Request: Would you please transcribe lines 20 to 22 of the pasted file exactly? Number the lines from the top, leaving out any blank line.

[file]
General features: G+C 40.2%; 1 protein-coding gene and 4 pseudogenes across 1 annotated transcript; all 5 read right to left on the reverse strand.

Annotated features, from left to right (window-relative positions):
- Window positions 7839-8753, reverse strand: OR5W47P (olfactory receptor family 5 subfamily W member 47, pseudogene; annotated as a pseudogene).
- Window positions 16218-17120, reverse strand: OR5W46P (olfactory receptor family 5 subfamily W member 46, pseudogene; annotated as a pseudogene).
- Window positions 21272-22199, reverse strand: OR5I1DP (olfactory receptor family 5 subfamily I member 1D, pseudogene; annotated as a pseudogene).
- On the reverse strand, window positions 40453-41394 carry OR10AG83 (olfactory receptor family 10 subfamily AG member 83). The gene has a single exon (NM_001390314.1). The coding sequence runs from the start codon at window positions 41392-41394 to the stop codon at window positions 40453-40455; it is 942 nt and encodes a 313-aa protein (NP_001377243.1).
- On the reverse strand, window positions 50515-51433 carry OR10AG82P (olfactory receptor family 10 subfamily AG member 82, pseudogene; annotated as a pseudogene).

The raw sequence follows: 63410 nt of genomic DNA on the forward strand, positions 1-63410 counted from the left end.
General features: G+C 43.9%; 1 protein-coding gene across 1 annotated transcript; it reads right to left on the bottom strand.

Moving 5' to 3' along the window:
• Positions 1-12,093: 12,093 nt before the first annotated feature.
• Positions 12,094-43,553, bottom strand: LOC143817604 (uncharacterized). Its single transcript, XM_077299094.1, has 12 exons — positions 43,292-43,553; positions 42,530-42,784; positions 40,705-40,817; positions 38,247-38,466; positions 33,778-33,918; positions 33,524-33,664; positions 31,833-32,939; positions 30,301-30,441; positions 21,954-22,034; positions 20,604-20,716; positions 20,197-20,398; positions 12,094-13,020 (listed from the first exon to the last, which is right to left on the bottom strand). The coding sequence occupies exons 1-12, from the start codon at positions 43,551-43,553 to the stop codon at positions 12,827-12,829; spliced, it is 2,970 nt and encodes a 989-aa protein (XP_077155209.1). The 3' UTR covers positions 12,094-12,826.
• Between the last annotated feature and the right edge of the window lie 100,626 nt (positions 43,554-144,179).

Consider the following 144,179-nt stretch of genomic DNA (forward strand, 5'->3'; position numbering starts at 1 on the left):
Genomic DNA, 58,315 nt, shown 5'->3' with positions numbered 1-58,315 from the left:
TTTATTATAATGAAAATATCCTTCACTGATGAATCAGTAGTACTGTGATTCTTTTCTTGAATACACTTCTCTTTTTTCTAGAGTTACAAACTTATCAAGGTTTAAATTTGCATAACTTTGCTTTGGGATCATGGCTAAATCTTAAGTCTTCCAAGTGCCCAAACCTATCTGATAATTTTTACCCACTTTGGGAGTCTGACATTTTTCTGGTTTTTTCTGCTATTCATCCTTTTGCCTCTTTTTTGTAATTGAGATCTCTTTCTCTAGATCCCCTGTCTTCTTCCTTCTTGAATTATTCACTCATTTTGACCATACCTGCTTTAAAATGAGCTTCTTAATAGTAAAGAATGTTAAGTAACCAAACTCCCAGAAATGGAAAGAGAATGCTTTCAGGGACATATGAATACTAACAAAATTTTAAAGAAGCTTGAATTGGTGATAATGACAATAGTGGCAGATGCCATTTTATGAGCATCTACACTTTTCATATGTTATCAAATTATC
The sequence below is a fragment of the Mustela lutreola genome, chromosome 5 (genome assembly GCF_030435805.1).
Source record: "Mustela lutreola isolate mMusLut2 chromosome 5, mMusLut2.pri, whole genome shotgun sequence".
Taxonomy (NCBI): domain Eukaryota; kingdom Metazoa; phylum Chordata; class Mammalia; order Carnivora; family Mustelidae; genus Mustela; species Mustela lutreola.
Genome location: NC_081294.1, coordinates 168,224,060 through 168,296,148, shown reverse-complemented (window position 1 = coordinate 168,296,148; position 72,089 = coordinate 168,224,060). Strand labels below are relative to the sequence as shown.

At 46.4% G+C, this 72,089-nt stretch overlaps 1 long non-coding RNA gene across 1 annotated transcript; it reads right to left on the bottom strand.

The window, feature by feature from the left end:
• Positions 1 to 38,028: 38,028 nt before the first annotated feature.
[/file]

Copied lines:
Genome location: NC_081294.1, coordinates 168,224,060 through 168,296,148, shown reverse-complemented (window position 1 = coordinate 168,296,148; position 72,089 = coordinate 168,224,060). Strand labels below are relative to the sequence as shown.

At 46.4% G+C, this 72,089-nt stretch overlaps 1 long non-coding RNA gene across 1 annotated transcript; it reads right to left on the bottom strand.

The window, feature by feature from the left end: